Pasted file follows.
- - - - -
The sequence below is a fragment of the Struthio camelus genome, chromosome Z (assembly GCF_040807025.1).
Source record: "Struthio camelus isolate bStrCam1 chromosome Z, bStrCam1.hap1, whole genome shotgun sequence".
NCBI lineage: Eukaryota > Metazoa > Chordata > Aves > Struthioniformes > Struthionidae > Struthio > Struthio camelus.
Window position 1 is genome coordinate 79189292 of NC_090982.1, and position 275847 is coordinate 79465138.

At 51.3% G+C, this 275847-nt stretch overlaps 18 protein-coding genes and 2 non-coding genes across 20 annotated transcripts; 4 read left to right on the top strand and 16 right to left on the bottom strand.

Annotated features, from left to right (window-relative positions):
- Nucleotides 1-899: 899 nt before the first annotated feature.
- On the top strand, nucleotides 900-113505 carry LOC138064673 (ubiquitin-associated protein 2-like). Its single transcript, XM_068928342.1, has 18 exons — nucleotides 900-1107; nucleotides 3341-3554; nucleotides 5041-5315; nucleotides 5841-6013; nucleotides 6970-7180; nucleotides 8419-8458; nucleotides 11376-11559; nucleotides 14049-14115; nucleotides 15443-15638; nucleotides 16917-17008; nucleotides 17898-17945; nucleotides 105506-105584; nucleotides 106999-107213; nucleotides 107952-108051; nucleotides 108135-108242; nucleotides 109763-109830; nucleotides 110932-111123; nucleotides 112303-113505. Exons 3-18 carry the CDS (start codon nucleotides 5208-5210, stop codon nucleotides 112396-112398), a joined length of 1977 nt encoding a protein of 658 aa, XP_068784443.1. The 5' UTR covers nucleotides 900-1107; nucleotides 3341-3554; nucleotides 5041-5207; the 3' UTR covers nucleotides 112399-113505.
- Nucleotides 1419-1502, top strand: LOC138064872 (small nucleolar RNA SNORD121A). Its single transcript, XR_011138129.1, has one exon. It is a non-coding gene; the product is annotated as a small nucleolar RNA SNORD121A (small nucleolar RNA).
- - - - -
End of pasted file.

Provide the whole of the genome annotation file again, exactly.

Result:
The sequence below is a fragment of the Struthio camelus genome, chromosome Z (assembly GCF_040807025.1).
Source record: "Struthio camelus isolate bStrCam1 chromosome Z, bStrCam1.hap1, whole genome shotgun sequence".
NCBI lineage: Eukaryota > Metazoa > Chordata > Aves > Struthioniformes > Struthionidae > Struthio > Struthio camelus.
Window position 1 is genome coordinate 79189292 of NC_090982.1, and position 275847 is coordinate 79465138.

At 51.3% G+C, this 275847-nt stretch overlaps 18 protein-coding genes and 2 non-coding genes across 20 annotated transcripts; 4 read left to right on the top strand and 16 right to left on the bottom strand.

Annotated features, from left to right (window-relative positions):
- Nucleotides 1-899: 899 nt before the first annotated feature.
- On the top strand, nucleotides 900-113505 carry LOC138064673 (ubiquitin-associated protein 2-like). Its single transcript, XM_068928342.1, has 18 exons — nucleotides 900-1107; nucleotides 3341-3554; nucleotides 5041-5315; nucleotides 5841-6013; nucleotides 6970-7180; nucleotides 8419-8458; nucleotides 11376-11559; nucleotides 14049-14115; nucleotides 15443-15638; nucleotides 16917-17008; nucleotides 17898-17945; nucleotides 105506-105584; nucleotides 106999-107213; nucleotides 107952-108051; nucleotides 108135-108242; nucleotides 109763-109830; nucleotides 110932-111123; nucleotides 112303-113505. Exons 3-18 carry the CDS (start codon nucleotides 5208-5210, stop codon nucleotides 112396-112398), a joined length of 1977 nt encoding a protein of 658 aa, XP_068784443.1. The 5' UTR covers nucleotides 900-1107; nucleotides 3341-3554; nucleotides 5041-5207; the 3' UTR covers nucleotides 112399-113505.
- Nucleotides 1419-1502, top strand: LOC138064872 (small nucleolar RNA SNORD121A). Its single transcript, XR_011138129.1, has one exon. It is a non-coding gene; the product is annotated as a small nucleolar RNA SNORD121A (small nucleolar RNA).